The list of names was not a secret and had been in fact published by the Secretary of State in 1946. These people had been identified during a preliminary screening of 3,000 federal employees. Some had been communists but others had been fascists, alcoholics and sexual deviants. As it happens, if McCarthy had been screened, his own drink problems and sexual preferences would have resulted in him being put on the list.

Pearson immediately launched an attack on Joe McCarthy. He pointed out that only three people on the list were State Department officials. He added that when this list was first published four years ago, Gustavo Duran and Mary Jane Keeney had both resigned from the State Department (1946). He added that the third person, John S. Service, had been cleared after a prolonged and careful investigation. Pearson also argued that none of these people had been named were members of the American Communist Party.

Jack Anderson asked Pearson to stop attacking McCarthy: "He is our best source on the Hill." Pearson replied, "He may be a good source, Jack, but he's a bad man."

On 20th February, 1950, Joe McCarthy made a speech in the Senate supporting the allegations he had made in Salt Lake City. This time he did not describe them as "card-carrying communists" because this had been shown to be untrue. Instead he argued that his list were all "loyalty risks". He also claimed that one of the president's speech-writers, was a communist. Although he did not name him, he was referring to David Demarest Lloyd, the man that Anderson had provided information on.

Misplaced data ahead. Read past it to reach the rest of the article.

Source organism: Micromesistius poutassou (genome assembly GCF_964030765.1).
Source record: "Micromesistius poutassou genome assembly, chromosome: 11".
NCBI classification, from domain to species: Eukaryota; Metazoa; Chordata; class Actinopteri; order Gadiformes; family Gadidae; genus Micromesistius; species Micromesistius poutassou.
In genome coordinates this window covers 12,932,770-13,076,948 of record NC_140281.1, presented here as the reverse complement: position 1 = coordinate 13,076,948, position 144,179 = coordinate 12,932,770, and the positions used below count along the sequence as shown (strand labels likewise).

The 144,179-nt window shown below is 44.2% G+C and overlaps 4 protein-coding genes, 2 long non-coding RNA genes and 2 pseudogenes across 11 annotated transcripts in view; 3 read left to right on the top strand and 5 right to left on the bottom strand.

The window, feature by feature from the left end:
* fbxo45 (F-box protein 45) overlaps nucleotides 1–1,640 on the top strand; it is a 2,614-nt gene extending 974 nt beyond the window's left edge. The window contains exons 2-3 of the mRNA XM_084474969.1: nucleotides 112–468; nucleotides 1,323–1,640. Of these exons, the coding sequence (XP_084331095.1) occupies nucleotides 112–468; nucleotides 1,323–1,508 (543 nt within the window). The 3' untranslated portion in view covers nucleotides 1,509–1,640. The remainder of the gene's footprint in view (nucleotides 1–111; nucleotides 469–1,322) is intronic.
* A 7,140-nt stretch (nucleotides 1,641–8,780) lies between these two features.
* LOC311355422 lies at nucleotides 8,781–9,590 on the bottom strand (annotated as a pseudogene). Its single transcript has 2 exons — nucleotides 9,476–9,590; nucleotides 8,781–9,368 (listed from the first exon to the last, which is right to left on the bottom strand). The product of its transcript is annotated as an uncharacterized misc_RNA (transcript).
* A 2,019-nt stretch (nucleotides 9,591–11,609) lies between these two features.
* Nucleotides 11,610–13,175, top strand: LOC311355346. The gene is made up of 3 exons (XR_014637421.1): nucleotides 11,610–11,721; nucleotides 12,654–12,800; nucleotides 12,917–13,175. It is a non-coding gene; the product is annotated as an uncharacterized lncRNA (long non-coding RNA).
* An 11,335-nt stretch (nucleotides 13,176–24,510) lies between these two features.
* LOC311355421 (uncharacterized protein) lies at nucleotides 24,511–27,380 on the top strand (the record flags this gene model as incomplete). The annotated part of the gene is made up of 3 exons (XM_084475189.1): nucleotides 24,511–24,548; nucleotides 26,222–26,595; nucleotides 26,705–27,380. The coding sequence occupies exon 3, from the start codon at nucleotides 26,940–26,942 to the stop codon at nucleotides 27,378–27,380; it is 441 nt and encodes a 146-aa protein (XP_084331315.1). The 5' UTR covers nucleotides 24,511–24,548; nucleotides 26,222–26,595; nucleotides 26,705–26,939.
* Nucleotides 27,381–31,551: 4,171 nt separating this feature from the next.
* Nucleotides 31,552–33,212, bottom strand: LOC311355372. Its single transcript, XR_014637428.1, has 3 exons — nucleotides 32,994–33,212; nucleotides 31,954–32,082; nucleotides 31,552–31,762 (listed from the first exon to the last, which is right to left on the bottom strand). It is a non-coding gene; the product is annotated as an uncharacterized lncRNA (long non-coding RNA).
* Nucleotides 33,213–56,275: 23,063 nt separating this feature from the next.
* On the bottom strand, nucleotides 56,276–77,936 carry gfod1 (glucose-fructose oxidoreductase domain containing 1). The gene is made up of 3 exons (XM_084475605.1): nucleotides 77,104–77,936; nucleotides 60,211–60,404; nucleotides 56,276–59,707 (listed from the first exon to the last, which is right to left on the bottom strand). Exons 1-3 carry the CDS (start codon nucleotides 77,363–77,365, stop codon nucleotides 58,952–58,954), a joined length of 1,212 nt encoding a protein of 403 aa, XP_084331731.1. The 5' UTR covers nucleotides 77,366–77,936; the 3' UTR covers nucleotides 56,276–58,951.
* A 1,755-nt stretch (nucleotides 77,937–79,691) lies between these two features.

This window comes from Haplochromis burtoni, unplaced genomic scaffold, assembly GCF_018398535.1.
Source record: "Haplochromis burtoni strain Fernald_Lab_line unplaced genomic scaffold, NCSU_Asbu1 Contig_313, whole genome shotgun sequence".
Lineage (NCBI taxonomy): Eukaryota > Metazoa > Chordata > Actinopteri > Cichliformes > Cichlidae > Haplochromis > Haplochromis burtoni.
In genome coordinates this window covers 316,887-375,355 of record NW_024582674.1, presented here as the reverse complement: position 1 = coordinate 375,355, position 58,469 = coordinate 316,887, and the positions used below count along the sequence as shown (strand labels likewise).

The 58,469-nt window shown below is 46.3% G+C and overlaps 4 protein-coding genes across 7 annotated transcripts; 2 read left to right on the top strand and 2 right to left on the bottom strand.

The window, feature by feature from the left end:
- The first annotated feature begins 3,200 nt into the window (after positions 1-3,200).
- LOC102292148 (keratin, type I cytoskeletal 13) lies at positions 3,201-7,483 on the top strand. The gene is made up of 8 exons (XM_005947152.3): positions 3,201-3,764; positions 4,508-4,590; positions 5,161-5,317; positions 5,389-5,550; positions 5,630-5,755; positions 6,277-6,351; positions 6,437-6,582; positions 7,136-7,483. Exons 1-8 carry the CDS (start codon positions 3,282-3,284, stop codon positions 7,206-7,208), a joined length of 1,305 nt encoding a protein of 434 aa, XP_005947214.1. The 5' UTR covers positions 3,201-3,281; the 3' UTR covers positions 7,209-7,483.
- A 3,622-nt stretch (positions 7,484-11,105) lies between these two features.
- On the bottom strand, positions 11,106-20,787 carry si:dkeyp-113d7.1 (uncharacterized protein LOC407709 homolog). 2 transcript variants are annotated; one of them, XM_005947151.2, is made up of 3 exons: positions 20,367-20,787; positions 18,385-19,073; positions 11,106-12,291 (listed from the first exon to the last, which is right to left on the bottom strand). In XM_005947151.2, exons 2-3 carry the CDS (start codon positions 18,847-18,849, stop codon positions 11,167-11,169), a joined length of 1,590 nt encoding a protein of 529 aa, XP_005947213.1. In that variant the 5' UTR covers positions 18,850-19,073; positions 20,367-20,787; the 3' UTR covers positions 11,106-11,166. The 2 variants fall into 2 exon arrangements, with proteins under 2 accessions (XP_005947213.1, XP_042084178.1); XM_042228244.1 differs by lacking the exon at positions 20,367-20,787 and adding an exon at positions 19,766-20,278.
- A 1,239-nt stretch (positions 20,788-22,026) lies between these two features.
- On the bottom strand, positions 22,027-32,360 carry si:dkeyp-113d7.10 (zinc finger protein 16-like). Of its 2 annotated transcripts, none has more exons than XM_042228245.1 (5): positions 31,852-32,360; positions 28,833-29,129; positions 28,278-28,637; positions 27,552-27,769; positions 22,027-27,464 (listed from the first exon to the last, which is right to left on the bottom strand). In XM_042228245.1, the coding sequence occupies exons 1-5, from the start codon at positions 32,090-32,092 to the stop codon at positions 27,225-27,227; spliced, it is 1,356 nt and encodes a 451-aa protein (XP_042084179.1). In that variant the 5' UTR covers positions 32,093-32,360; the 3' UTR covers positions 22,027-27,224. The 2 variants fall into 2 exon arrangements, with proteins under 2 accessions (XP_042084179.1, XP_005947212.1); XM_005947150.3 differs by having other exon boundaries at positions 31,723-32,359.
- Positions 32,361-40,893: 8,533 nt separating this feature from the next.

Lloyd immediately issued a statement where he defended himself against McCarthy's charges. President Harry S. Truman not only kept him on but promoted him to the post of Administrative Assistant. Lloyd was indeed innocent of these claims and McCarthy was forced to withdraw these allegations. As Anderson admitted: "At my instigation, then, Lloyd had been done an injustice that was saved from being grevious only by Truman's steadfastness."

McCarthy now informed Jack Anderson that he had evidence that Professor Owen Lattimore, director of the Walter Hines Page School of International Relations at Johns Hopkins University, was a Soviet spy. Pearson, who knew Lattimore, and while accepting he held left-wing views, he was convinced he was not a spy. In his speeches, McCarthy referred to Lattimore as "Mr X... the top Russian spy... the key man in a Russian espionage ring."

On 26th March, 1950, Pearson named Lattimore as McCarthy's Mr. X. Pearson then went onto defend Lattimore against these charges. McCarthy responded by making a speech in Congress where he admitted: "I fear that in the case of Lattimore I may have perhaps placed too much stress on the question of whether he is a paid espionage agent."

McCarthy then produced Louis Budenz, the former editor of The Daily Worker. Budenz claimed that Lattimore was a "concealed communist". However, as Jack Anderson admitted: "Budenz had never met Lattimore; he spoke not from personal observation of him but from what he remembered of what others had told him five, six, seven and thirteen years before."